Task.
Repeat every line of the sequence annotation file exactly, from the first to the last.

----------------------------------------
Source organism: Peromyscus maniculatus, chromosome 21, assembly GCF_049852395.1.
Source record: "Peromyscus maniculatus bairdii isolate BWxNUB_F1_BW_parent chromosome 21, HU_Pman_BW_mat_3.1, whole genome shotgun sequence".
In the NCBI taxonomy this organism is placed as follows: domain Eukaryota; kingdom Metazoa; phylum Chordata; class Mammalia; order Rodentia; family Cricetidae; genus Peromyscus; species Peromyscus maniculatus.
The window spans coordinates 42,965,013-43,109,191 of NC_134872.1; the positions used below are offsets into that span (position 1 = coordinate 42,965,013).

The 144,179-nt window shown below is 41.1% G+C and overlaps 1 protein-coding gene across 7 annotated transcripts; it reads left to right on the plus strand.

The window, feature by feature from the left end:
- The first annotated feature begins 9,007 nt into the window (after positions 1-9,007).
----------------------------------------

Source organism: Peromyscus maniculatus, chromosome 21, assembly GCF_049852395.1.
Source record: "Peromyscus maniculatus bairdii isolate BWxNUB_F1_BW_parent chromosome 21, HU_Pman_BW_mat_3.1, whole genome shotgun sequence".
In the NCBI taxonomy this organism is placed as follows: domain Eukaryota; kingdom Metazoa; phylum Chordata; class Mammalia; order Rodentia; family Cricetidae; genus Peromyscus; species Peromyscus maniculatus.
The window spans coordinates 42,965,013-43,109,191 of NC_134872.1; the positions used below are offsets into that span (position 1 = coordinate 42,965,013).

The 144,179-nt window shown below is 41.1% G+C and overlaps 1 protein-coding gene across 7 annotated transcripts; it reads left to right on the plus strand.

The window, feature by feature from the left end:
- The first annotated feature begins 9,007 nt into the window (after positions 1-9,007).